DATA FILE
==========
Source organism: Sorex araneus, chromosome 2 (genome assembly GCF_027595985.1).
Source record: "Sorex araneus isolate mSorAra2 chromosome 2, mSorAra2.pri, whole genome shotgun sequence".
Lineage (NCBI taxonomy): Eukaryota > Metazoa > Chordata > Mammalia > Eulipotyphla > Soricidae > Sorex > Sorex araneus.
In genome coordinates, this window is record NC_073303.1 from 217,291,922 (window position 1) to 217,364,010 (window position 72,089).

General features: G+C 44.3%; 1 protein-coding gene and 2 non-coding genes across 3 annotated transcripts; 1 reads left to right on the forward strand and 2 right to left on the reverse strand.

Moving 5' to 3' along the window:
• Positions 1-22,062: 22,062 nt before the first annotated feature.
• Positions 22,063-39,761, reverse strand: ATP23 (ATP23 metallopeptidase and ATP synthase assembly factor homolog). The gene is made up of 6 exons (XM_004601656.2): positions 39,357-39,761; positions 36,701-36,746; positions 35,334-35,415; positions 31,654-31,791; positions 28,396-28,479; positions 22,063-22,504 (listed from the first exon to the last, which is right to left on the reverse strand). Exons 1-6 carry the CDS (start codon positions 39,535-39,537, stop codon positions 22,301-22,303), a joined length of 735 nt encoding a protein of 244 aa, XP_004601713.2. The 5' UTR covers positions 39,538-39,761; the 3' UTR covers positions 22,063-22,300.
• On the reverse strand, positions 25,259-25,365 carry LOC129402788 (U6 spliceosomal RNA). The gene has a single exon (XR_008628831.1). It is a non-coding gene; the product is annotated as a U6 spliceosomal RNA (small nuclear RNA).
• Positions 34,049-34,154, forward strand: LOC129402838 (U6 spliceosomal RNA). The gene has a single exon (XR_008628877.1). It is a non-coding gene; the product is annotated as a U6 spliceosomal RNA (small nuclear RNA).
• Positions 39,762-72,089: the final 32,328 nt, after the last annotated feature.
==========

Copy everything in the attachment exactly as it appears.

Source organism: Sorex araneus, chromosome 2 (genome assembly GCF_027595985.1).
Source record: "Sorex araneus isolate mSorAra2 chromosome 2, mSorAra2.pri, whole genome shotgun sequence".
Lineage (NCBI taxonomy): Eukaryota > Metazoa > Chordata > Mammalia > Eulipotyphla > Soricidae > Sorex > Sorex araneus.
In genome coordinates, this window is record NC_073303.1 from 217,291,922 (window position 1) to 217,364,010 (window position 72,089).

General features: G+C 44.3%; 1 protein-coding gene and 2 non-coding genes across 3 annotated transcripts; 1 reads left to right on the forward strand and 2 right to left on the reverse strand.

Moving 5' to 3' along the window:
• Positions 1-22,062: 22,062 nt before the first annotated feature.
• Positions 22,063-39,761, reverse strand: ATP23 (ATP23 metallopeptidase and ATP synthase assembly factor homolog). The gene is made up of 6 exons (XM_004601656.2): positions 39,357-39,761; positions 36,701-36,746; positions 35,334-35,415; positions 31,654-31,791; positions 28,396-28,479; positions 22,063-22,504 (listed from the first exon to the last, which is right to left on the reverse strand). Exons 1-6 carry the CDS (start codon positions 39,535-39,537, stop codon positions 22,301-22,303), a joined length of 735 nt encoding a protein of 244 aa, XP_004601713.2. The 5' UTR covers positions 39,538-39,761; the 3' UTR covers positions 22,063-22,300.
• On the reverse strand, positions 25,259-25,365 carry LOC129402788 (U6 spliceosomal RNA). The gene has a single exon (XR_008628831.1). It is a non-coding gene; the product is annotated as a U6 spliceosomal RNA (small nuclear RNA).
• Positions 34,049-34,154, forward strand: LOC129402838 (U6 spliceosomal RNA). The gene has a single exon (XR_008628877.1). It is a non-coding gene; the product is annotated as a U6 spliceosomal RNA (small nuclear RNA).
• Positions 39,762-72,089: the final 32,328 nt, after the last annotated feature.